Few things capture a politician's attention like campaign donations.
That's why, as the New York Times reports, the Entertainment Software Association will soon begin spreading money around to candidates for federal office. The video game publishers' organization has created a political action committee (PAC) to facilitate its campaign donations.
Regarding the move, ESA boss Michael Gallagher told the Times' Seth Schiesel:
We will be writing checks to campaigns by the end of this quarter. This is an important step in the political maturation process of the industry that we are ready to take now. This is about identifying and supporting champions for the game industry on Capitol Hill so that they support us.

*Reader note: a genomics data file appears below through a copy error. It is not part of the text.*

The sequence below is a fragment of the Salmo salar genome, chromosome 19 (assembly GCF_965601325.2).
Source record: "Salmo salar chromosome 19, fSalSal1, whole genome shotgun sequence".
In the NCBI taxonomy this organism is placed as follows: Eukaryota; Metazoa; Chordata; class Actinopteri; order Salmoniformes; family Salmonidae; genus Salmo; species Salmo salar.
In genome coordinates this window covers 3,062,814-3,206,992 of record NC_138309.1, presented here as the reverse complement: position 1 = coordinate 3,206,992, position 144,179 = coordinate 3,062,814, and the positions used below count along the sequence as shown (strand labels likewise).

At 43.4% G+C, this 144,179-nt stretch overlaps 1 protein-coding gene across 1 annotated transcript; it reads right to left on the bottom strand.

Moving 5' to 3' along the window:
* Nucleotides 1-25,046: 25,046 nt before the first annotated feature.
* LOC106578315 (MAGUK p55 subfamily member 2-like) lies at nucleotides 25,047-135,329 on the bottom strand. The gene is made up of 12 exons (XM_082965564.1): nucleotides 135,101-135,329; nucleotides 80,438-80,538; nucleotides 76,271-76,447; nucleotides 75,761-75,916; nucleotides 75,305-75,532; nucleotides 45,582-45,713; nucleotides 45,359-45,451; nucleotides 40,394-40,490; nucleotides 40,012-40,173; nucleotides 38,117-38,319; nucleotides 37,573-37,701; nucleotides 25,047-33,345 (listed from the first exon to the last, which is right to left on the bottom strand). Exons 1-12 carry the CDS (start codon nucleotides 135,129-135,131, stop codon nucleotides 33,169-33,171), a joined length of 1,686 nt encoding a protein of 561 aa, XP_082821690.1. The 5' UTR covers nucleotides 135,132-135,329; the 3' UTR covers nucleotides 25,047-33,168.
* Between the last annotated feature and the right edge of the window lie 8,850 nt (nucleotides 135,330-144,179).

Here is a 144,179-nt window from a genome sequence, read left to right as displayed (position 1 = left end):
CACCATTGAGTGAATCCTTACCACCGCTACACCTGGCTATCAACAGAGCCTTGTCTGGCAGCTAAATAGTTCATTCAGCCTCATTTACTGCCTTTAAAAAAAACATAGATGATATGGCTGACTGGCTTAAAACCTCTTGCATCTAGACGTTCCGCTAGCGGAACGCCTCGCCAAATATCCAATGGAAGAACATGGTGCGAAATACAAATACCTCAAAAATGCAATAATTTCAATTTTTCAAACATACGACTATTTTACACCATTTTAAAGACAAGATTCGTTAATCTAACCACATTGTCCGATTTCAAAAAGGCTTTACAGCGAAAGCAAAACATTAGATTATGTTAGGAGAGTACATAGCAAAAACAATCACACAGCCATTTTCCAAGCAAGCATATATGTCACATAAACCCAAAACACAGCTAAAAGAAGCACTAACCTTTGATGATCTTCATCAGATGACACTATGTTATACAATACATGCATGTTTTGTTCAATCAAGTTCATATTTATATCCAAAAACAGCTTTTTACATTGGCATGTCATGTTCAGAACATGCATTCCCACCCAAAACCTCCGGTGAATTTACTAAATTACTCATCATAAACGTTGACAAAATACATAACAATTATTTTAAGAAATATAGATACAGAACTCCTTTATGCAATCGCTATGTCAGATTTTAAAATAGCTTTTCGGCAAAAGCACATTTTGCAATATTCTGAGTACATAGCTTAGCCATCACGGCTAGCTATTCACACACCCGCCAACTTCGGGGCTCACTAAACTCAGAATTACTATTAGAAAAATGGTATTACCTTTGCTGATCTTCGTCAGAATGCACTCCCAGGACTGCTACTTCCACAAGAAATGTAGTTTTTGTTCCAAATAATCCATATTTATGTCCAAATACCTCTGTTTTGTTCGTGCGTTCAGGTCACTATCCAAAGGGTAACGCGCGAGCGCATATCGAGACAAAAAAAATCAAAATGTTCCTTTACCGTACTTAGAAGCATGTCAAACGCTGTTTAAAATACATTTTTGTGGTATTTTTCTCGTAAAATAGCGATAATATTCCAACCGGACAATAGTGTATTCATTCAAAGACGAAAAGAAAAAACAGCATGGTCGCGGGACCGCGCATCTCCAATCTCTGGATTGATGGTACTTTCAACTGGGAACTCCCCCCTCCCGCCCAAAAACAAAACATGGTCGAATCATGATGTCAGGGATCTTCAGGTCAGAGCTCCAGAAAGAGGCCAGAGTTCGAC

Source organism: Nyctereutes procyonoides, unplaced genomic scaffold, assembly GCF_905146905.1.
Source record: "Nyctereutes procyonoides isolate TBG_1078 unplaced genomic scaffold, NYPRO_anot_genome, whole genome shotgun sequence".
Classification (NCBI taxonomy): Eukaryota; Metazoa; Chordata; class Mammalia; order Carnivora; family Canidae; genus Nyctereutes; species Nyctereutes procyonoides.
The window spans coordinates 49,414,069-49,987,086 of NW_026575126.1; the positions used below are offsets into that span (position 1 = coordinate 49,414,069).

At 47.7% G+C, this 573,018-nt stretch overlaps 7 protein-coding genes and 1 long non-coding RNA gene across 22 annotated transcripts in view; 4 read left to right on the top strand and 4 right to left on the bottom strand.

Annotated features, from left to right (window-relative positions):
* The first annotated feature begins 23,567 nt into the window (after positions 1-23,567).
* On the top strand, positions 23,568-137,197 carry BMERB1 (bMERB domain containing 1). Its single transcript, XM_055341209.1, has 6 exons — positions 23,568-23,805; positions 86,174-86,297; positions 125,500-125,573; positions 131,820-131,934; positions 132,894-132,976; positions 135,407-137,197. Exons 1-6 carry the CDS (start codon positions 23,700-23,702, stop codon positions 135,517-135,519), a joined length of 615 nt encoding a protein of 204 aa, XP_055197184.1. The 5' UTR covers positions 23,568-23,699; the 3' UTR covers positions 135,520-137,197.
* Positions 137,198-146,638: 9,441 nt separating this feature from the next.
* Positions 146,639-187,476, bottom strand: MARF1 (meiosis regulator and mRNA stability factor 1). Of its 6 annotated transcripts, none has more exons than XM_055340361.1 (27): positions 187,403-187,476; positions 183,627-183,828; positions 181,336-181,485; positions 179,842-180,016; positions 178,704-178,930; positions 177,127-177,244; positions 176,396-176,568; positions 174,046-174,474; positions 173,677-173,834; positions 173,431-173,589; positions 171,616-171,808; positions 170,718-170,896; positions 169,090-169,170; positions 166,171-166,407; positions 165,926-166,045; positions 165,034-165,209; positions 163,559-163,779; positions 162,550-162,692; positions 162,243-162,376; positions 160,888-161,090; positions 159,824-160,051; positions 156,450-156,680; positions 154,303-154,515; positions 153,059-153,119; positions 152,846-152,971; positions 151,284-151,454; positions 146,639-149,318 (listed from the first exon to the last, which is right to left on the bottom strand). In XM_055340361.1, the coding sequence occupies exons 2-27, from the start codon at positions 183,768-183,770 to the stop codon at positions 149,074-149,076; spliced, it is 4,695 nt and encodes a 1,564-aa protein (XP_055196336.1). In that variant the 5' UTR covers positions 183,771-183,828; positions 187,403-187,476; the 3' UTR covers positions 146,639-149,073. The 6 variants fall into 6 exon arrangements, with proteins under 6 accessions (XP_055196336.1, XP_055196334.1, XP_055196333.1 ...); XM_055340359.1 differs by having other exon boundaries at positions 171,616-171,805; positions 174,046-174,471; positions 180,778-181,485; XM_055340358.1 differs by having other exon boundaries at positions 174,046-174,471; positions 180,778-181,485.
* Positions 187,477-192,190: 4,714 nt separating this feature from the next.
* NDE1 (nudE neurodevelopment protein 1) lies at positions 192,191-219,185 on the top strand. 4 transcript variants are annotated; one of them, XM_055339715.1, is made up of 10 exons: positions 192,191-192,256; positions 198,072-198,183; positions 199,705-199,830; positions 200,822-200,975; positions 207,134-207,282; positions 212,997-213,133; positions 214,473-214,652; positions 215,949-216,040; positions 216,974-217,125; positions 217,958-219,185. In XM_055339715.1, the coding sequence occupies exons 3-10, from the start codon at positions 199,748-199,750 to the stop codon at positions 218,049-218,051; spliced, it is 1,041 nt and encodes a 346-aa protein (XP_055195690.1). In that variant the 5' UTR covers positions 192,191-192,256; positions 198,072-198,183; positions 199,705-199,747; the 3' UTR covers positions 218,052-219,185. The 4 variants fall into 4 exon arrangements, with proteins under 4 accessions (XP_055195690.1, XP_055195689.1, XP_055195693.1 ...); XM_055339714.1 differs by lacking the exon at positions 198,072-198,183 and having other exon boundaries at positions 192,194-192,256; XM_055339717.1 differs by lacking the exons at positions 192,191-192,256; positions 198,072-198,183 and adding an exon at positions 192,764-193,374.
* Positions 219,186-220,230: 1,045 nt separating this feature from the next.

Gallagher said the ESA's PAC would most likely donate $50,000 to $100,000 in 2008. Federal election law prevents giving more than $5,000 to any single candidate. In flexing the ESA's political muscle, Gallagher also touted the Video Game Voters' Network:
If I can walk into the office of a member of Congress and tell them we have 20,000 voters in their state who are already signed up to write letters and act based on game-related issues that concern them, that’s powerful.
GP: While the NYT's Schiesel writes of "a much more favorable and tolerant attitude toward video games both among the general public and politicians," we're not so sure we agree. Games seem under attack as much as ever.